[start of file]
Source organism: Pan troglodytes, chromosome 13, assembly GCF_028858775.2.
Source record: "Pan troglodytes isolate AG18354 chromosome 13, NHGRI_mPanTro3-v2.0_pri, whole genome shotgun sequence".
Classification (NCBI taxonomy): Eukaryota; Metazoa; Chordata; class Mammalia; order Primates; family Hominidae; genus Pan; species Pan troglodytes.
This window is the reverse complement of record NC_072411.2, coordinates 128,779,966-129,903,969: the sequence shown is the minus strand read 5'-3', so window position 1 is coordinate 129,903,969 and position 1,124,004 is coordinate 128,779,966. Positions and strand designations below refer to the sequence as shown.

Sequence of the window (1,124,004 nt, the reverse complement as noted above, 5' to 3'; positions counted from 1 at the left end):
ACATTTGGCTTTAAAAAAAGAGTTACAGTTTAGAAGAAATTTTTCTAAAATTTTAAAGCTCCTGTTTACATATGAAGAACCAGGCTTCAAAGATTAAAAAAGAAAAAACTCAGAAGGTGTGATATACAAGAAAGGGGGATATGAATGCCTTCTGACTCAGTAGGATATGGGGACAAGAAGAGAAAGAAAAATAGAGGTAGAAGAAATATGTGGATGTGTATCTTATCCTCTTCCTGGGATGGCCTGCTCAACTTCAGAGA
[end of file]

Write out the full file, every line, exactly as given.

Source organism: Pan troglodytes, chromosome 13, assembly GCF_028858775.2.
Source record: "Pan troglodytes isolate AG18354 chromosome 13, NHGRI_mPanTro3-v2.0_pri, whole genome shotgun sequence".
Classification (NCBI taxonomy): Eukaryota; Metazoa; Chordata; class Mammalia; order Primates; family Hominidae; genus Pan; species Pan troglodytes.
This window is the reverse complement of record NC_072411.2, coordinates 128,779,966-129,903,969: the sequence shown is the minus strand read 5'-3', so window position 1 is coordinate 129,903,969 and position 1,124,004 is coordinate 128,779,966. Positions and strand designations below refer to the sequence as shown.

Sequence of the window (1,124,004 nt, the reverse complement as noted above, 5' to 3'; positions counted from 1 at the left end):
ACATTTGGCTTTAAAAAAAGAGTTACAGTTTAGAAGAAATTTTTCTAAAATTTTAAAGCTCCTGTTTACATATGAAGAACCAGGCTTCAAAGATTAAAAAAGAAAAAACTCAGAAGGTGTGATATACAAGAAAGGGGGATATGAATGCCTTCTGACTCAGTAGGATATGGGGACAAGAAGAGAAAGAAAAATAGAGGTAGAAGAAATATGTGGATGTGTATCTTATCCTCTTCCTGGGATGGCCTGCTCAACTTCAGAGA